Migrant kids in U.S. detention are separated from adults for their own safety, says former immigration judge
U.S. desperate to avoid situation where 'children are exploited,' Andrew Arthur says
Many of the migrant children that were being held in facilities along the southern U.S. border were separated from adult migrants for their own safety, according to a former immigration judge.
"We are desperate not to have a situation in which these children are exploited," said Andrew Arthur, who is now resident fellow with the Centre for Immigration Studies, an independent research organization that bills itself as "low-immigration, pro-immigrant."
"The segregation of these children within the facilities has to be done in order to keep the minors away from primarily adult males ... because we don't want anything bad to happen," he told The Current's guest host Megan Williams.
"These aren't caged children, these are children who are being separated from adults who may pose a danger to them."
Last week, lawyers met and interviewed 60 children detained at the Border Patrol station near El Paso, Texas — some of which have now been moved.
One of those lawyers, Warren Binford, said the children were "living in horrendous conditions."
"We were taken aback because the children were just filthy dirty," said Binford, who is a law professor at Willamette University in Salem, Ore., and an international children's rights expert.
"They haven't been given showers, their teeth had not been brushed, their hair was matted," she told Williams.
Some of the children were sick, Binford added, showing symptoms of "severe influenza."
"Children complained of symptoms that included high fevers, dizziness, headaches, vomiting, diarrhoea."
On Monday, the U.S. government removed most of the 300 children from the remote Texas facility after lawmakers on both sides of the debate decried the situation as unsafe and unsanitary. Only 30 kids remain at the Border Patrol station.
The lawyers inspected the facilities because they are involved in the Flores settlement, a Clinton-era legal agreement that governs detention conditions for migrant children and families. The lawyers negotiated access to the station with officials, and say Border Patrol knew the dates of their visit three weeks in advance.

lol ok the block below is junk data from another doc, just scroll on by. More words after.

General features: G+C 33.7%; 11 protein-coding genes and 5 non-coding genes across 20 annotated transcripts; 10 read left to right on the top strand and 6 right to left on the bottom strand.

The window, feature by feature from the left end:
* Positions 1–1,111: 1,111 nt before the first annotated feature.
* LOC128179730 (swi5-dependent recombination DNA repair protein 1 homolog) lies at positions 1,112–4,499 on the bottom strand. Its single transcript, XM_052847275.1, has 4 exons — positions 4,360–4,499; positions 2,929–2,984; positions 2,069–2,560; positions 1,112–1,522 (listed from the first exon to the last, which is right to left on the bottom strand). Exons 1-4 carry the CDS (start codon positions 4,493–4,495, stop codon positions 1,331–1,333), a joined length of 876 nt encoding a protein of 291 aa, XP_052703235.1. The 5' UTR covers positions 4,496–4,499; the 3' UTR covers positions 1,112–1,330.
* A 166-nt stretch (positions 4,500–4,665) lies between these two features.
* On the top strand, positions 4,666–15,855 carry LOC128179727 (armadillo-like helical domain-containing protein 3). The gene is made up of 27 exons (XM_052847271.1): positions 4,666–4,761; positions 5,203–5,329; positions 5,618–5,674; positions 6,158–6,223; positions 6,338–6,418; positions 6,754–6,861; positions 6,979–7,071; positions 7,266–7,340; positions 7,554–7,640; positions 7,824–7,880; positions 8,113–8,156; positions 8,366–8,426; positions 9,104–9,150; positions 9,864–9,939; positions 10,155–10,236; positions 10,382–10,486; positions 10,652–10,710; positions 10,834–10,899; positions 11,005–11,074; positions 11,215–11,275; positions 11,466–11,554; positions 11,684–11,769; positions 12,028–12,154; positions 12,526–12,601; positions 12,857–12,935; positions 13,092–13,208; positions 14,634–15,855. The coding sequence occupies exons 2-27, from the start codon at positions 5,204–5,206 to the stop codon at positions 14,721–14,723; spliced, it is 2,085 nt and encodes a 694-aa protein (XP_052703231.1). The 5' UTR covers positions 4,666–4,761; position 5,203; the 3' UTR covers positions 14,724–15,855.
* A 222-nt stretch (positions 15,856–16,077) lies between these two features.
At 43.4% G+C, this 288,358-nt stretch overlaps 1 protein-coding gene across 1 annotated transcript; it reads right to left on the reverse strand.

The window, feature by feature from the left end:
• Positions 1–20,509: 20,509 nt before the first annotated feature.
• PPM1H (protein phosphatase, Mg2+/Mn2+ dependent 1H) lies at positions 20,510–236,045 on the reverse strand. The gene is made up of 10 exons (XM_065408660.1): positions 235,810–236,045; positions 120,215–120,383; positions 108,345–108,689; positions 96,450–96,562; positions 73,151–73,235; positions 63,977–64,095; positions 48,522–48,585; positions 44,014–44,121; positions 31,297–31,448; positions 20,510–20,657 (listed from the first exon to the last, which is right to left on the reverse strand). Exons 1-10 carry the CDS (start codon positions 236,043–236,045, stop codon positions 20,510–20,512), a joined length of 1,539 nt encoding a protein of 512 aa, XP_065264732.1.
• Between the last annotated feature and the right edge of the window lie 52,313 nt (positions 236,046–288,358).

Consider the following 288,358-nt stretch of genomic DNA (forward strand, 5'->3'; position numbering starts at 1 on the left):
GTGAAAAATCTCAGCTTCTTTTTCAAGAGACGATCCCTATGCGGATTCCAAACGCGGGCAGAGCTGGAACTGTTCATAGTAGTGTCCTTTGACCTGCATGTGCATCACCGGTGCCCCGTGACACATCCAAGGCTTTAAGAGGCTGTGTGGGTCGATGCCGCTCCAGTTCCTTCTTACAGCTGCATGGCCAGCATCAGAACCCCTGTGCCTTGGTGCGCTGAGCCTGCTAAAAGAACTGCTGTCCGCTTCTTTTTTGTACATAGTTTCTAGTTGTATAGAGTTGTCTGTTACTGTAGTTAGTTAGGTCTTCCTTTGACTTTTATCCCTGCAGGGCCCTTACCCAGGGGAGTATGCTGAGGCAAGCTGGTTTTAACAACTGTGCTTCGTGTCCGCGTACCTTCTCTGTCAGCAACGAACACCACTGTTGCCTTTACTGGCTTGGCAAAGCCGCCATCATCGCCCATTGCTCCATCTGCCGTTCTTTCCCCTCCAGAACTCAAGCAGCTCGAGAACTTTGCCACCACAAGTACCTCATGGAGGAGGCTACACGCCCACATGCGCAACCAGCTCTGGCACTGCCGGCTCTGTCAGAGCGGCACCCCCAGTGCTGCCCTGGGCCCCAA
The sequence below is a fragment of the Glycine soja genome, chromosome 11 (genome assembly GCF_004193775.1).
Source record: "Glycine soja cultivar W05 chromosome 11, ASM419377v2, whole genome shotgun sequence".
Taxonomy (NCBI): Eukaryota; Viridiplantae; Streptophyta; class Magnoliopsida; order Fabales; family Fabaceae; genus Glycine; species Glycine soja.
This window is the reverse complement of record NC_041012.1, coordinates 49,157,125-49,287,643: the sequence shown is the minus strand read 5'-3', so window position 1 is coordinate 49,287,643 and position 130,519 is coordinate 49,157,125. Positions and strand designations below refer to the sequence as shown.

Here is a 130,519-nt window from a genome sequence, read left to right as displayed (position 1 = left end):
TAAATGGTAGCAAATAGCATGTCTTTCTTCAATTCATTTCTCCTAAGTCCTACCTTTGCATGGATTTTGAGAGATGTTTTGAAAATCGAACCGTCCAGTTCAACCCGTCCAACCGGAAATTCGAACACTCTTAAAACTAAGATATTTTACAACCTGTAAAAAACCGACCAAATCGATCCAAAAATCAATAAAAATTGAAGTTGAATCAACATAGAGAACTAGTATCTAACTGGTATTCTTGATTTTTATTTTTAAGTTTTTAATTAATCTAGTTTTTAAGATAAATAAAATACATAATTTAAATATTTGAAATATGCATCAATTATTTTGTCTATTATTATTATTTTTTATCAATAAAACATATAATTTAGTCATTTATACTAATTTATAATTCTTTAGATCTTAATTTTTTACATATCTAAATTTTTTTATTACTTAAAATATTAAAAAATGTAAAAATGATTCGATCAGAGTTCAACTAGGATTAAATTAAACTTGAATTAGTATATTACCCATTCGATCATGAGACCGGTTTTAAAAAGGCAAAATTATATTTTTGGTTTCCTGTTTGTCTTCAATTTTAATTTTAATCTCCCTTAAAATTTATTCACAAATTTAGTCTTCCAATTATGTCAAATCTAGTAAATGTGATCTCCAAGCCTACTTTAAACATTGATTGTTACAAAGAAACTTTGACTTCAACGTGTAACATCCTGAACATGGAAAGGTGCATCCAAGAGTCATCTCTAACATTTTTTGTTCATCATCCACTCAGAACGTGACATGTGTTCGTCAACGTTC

Binford explained that government rules call for children to be held by U.S. Border Patrol for no longer than 72 hours before they are transferred to the custody of Health and Human Services, which houses migrant youth in facilities around the U.S.
"Border Patrol facilities in the United States are notoriously wretched facilities," she said.
"[Children] are supposed to be out of these facilities in a matter of hours, and some of the children we interviewed have been there for over three weeks."
Democratic congresswoman Alexandria Ocasio-Cortez drew criticism last week when she described migrant detention centres as "concentration camps."
Arthur said the New York politician's comments, made in an Instagram live video on June 17, were "completely overblown rhetoric."
Instead, he explained what's needed is "more money so that we can place these children safely and securely."
On May 1, the Trump administration asked Congress for $4.6 billion US in emergency funding, including $3 billion US to care for unaccompanied migrant children.
"That is 55 days that we've been waiting for the funding, it's unconscionable, and it has to be done," Arthur said.
Click 'listen' near the top of this page to hear the full conversation.
Written by Padraig Moran, with files from The Associated Press. Produced by Jessica Linzey, Alison Masemann, Aruna Dutt, Julie Crysler and Ines Colabrese.